Oct. 24-Nov. 6, 2003
Back Issues

Quandt to give convocation address
Film Festival finale includes four premieres

Duty in Iraq gives nurse new sense of mission
Time to debunk the adage that children should be seen, not heard
Digest -- U.Va. news daily
Headlines @ U.Va.

Nursing School aims to deepen, diversify nursing pool

Grant to help U.Va. develop historical preservation plan
Meetings scheduled on U.Va. health plan changes
Honor System needs to be overhauled, Bloomfield tells Faculty Senate
Volunteering is Madison House passion
Board sends message with salary hikes
Lawmakers back higher education but can’t agree on how to pay for it
Tracking the railroad
Nov. 20 resource fair welcomes new faculty and staff
Writer Francine Prose comes to U.Va.
Teen grad students excel in academics

News Briefs

Quandt to give Convocation address
William B. Quandt, an international affairs expert on the Middle East and professor of politics at U.Va., will deliver the Fall Convocation address on Oct. 31 at 2 p.m. in University Hall.

Quandt, a former member of the National Security Council under President Carter, joined the University’s faculty in 1994. He was named to the then-new position of vice provost for international affairs in 2000.

As vice provost, Quandt has developed University programs overseas as well as evaluated existing semester-abroad programs to ensure their intellectual rigor.
Before coming to Virginia, Quandt was a senior fellow in the Foreign Policy Studies Program at the Brookings Institution, where he conducted research on the Middle East, American policy toward the Arab-Israeli conflict, and energy policy.
Convocation parking is unavailable at University Hall due to construction in the area. Parking is available at the Baseball Stadium parking lot, Scott Stadium East Lots, or at the Emmet Street Parking Garage. Blue, Green or Central Grounds Shuttle buses will be available to transport attendees to the ceremony.

Film Festival finale includes four premieres
The Virginia Film Festival will present four major movie premieres as the finale to this year’s event.

“The Company,” directed by Robert Altman, will be screened at Culbreth Theatre on Oct. 25 at 7 p.m.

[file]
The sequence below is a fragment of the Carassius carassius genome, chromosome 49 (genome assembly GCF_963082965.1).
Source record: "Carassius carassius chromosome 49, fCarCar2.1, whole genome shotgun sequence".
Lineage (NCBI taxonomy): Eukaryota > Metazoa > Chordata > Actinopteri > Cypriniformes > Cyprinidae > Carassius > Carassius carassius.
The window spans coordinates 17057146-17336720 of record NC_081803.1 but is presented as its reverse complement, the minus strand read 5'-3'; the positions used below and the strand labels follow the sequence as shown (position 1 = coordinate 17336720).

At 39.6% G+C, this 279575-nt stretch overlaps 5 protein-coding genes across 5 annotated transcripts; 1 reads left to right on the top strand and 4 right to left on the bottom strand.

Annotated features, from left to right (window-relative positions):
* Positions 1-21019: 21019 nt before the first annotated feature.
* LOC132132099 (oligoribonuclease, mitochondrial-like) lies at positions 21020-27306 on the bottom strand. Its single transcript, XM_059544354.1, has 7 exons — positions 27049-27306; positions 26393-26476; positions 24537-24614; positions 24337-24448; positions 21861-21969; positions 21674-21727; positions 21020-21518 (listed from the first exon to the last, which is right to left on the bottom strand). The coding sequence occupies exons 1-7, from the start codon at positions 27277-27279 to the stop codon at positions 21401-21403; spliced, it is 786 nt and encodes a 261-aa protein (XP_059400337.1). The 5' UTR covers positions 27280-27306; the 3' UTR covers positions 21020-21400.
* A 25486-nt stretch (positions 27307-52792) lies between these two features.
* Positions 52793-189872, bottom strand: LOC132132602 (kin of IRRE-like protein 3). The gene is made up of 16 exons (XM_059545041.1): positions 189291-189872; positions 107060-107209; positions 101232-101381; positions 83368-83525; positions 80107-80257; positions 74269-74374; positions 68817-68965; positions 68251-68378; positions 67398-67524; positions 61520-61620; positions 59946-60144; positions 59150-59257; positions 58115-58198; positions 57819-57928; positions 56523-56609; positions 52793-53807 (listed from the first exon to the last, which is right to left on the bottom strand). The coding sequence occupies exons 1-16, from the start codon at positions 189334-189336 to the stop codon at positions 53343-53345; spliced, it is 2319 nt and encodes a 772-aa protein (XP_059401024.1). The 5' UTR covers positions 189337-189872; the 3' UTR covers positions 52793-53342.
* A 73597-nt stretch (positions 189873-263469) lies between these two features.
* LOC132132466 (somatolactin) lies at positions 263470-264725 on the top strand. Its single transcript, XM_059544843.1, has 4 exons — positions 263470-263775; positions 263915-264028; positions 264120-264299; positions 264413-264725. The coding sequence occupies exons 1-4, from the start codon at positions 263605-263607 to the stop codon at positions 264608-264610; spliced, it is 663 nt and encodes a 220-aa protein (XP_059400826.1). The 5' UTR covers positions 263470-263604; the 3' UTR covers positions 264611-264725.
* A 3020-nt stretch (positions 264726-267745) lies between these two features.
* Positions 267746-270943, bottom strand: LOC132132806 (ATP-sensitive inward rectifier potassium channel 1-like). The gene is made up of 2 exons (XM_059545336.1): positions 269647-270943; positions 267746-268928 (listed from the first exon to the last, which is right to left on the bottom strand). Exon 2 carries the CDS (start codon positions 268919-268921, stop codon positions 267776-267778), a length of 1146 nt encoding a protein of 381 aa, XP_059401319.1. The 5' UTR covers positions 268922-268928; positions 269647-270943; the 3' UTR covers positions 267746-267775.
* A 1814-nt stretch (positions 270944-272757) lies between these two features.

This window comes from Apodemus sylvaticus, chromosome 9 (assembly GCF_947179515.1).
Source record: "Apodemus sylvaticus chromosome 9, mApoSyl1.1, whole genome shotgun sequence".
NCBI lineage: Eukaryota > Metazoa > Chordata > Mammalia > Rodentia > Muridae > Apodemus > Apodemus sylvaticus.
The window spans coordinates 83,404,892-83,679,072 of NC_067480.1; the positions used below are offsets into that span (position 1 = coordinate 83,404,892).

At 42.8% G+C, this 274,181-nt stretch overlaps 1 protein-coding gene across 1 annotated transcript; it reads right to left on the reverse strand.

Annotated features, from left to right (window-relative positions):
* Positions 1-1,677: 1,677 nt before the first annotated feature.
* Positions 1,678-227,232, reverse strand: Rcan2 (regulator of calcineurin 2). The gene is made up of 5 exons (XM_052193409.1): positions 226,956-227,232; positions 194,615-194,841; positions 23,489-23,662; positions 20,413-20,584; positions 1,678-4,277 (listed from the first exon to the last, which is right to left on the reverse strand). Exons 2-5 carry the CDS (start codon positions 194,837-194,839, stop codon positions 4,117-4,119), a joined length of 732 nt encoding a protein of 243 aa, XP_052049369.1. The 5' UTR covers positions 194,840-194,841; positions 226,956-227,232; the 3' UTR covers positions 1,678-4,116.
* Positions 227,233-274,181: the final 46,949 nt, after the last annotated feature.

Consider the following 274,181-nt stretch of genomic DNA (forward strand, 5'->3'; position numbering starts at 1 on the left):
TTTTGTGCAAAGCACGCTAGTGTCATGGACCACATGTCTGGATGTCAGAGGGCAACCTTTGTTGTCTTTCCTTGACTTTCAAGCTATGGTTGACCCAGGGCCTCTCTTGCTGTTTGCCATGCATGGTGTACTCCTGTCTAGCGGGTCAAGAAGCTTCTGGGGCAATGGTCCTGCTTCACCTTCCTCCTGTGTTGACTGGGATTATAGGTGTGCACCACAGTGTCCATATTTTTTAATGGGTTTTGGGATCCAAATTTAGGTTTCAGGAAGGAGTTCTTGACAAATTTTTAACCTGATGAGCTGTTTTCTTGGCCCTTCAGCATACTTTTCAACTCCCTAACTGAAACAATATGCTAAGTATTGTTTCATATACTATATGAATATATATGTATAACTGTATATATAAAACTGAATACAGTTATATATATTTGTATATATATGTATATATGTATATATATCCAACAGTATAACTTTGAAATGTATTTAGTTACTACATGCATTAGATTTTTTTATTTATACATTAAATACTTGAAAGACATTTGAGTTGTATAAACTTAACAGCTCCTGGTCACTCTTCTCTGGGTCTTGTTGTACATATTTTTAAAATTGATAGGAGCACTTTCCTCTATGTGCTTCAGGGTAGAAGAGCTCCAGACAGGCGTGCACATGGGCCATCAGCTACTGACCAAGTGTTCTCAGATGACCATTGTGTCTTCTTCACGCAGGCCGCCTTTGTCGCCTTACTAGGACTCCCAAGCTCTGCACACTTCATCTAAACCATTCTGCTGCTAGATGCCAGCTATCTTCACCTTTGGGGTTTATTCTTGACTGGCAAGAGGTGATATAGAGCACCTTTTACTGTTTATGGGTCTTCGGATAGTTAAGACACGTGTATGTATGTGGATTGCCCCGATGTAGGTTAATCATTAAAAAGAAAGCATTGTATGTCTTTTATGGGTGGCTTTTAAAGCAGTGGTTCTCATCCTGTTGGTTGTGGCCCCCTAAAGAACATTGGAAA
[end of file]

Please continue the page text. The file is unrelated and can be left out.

On Oct. 24, “In This World,” by Michael Winterbottom, will be shown at 1 p.m. in Vinegar Hill Theatre, and “This So-Called Disaster” at 7 p.m. at Regal Cinema on the Downtown Mall.

On Oct. 26, “The Spook Who Sat By the Door,” a lost African-American classic in a newly restored print, will be shown at 4 p.m. at Vinegar Hill.
Festival updates are at www.vafilm.com.

Women doctors honored
Three U.Va. physicians are recognized in a National Library of Medicine exhibit that honors the most influential women doctors in America. Dr. Karen Rheuban, Dr. Laurel W. Rice and Dr. Diane Snustad are among 339 women profiled in the exhibit. Rheuban, a pediatrics professor who directs the Office of Telemedicine, was recognized for her work using telemedicine to improve health care in rural communities. Rice was praised for devoting her career to gynecological cancers.

She is vice chairwoman of the obstetrics and gynecology department. Snustad is medical director of Colonnades Medical Associates and associate professor in the Division of General Medicine and Geriatrics. The medical library, located in Bethesda, Md., noted that she was included among the Best Doctors in America in 2001 and 2002 for her work in geriatrics.

Flu shots available
Three opportunities remain for salaried faculty and staff in the University’s academic division to get flu shots, considered the most effective means of protection from influenza infections.

The shot will not be administered to pregnant women without a doctor’s note. Others with clinical questions regarding the vaccine and who should get it, should call 951-4646. Questions regarding eligibility should be directed to University Human Resources at 924-4392.

IQ Health and Occupational Health staff will administer the vaccine at the following times and locations: Oct. 27, 12:30 to 4 p.m. at Jordan Hall Conference Center Classrooms G1 and G2; Nov. 13, from 9 to 11 a.m. at the University Hall Press Room; and Nov. 17, from 1 to 4 p.m. in Room 120 of the Physics Building on McCormick Road.

McDonough awarded for design work
William McDonough, visiting professor at the Darden School and former dean of the School of Architecture, received the Columbia Business School’s prestigious 2003 Botwinick Prize in Ethical Practice in the Professions.

McDonough, a member of the Darden faculty since 1999, received the award in recognition of his leadership in sustainable development in business and design. He is the founding partner of William McDonough + Partners and McDonough Braungart Design Chemistry, two internationally recognized design firms practicing ecologically, socially and economically intelligent design at scales ranging from molecules, to products, to buildings, communities, cities and regions.